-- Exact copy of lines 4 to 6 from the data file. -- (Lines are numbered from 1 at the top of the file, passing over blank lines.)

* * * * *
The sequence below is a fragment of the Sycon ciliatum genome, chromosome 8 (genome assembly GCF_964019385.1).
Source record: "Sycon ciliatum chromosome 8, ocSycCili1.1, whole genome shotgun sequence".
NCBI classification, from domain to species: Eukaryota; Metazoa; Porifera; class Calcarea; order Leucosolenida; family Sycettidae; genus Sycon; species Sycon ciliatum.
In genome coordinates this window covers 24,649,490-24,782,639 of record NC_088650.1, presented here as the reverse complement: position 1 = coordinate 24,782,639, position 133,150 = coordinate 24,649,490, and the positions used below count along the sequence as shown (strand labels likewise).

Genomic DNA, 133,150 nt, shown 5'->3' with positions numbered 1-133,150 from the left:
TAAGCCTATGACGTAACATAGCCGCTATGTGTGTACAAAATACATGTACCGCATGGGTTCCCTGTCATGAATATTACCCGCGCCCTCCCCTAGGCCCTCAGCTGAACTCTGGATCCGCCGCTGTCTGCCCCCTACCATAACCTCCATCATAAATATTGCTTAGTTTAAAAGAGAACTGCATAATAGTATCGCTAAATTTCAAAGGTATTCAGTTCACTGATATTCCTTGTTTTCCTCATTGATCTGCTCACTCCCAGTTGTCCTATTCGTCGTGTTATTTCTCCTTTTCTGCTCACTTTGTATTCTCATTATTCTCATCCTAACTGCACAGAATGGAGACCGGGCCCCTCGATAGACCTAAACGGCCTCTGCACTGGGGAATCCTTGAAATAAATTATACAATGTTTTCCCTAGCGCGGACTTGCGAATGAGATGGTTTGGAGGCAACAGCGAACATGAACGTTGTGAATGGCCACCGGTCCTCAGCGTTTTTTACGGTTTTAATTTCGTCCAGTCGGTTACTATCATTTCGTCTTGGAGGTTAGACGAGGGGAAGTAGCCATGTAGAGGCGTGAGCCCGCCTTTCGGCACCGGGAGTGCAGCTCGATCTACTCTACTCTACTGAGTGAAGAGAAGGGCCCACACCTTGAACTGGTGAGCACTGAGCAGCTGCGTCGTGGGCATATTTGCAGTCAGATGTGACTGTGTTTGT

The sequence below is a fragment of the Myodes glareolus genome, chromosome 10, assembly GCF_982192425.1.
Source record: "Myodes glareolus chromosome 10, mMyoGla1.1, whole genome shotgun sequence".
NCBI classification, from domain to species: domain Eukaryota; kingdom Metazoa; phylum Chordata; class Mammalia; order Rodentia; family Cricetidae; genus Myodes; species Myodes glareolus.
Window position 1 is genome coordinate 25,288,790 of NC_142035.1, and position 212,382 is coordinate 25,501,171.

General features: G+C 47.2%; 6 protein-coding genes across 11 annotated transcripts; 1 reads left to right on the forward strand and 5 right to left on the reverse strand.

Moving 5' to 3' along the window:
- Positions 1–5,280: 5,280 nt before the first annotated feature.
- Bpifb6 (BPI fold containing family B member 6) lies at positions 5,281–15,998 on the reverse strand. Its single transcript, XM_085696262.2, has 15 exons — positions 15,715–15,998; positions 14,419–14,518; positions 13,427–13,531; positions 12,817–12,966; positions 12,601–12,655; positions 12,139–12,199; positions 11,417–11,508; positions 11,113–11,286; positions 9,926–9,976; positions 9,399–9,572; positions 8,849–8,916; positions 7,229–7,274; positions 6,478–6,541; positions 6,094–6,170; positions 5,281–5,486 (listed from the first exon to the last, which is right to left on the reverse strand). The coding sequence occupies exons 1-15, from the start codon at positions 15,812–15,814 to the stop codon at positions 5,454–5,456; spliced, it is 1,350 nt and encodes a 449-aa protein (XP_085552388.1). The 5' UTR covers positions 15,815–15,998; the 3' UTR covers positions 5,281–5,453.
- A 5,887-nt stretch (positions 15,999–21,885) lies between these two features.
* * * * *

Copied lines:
In genome coordinates this window covers 24,649,490-24,782,639 of record NC_088650.1, presented here as the reverse complement: position 1 = coordinate 24,782,639, position 133,150 = coordinate 24,649,490, and the positions used below count along the sequence as shown (strand labels likewise).

Genomic DNA, 133,150 nt, shown 5'->3' with positions numbered 1-133,150 from the left:
TAAGCCTATGACGTAACATAGCCGCTATGTGTGTACAAAATACATGTACCGCATGGGTTCCCTGTCATGAATATTACCCGCGCCCTCCCCTAGGCCCTCAGCTGAACTCTGGATCCGCCGCTGTCTGCCCCCTACCATAACCTCCATCATAAATATTGCTTAGTTTAAAAGAGAACTGCATAATAGTATCGCTAAATTTCAAAGGTATTCAGTTCACTGATATTCCTTGTTTTCCTCATTGATCTGCTCACTCCCAGTTGTCCTATTCGTCGTGTTATTTCTCCTTTTCTGCTCACTTTGTATTCTCATTATTCTCATCCTAACTGCACAGAATGGAGACCGGGCCCCTCGATAGACCTAAACGGCCTCTGCACTGGGGAATCCTTGAAATAAATTATACAATGTTTTCCCTAGCGCGGACTTGCGAATGAGATGGTTTGGAGGCAACAGCGAACATGAACGTTGTGAATGGCCACCGGTCCTCAGCGTTTTTTACGGTTTTAATTTCGTCCAGTCGGTTACTATCATTTCGTCTTGGAGGTTAGACGAGGGGAAGTAGCCATGTAGAGGCGTGAGCCCGCCTTTCGGCACCGGGAGTGCAGCTCGATCTACTCTACTCTACTGAGTGAAGAGAAGGGCCCACACCTTGAACTGGTGAGCACTGAGCAGCTGCGTCGTGGGCATATTTGCAGTCAGATGTGACTGTGTTTGT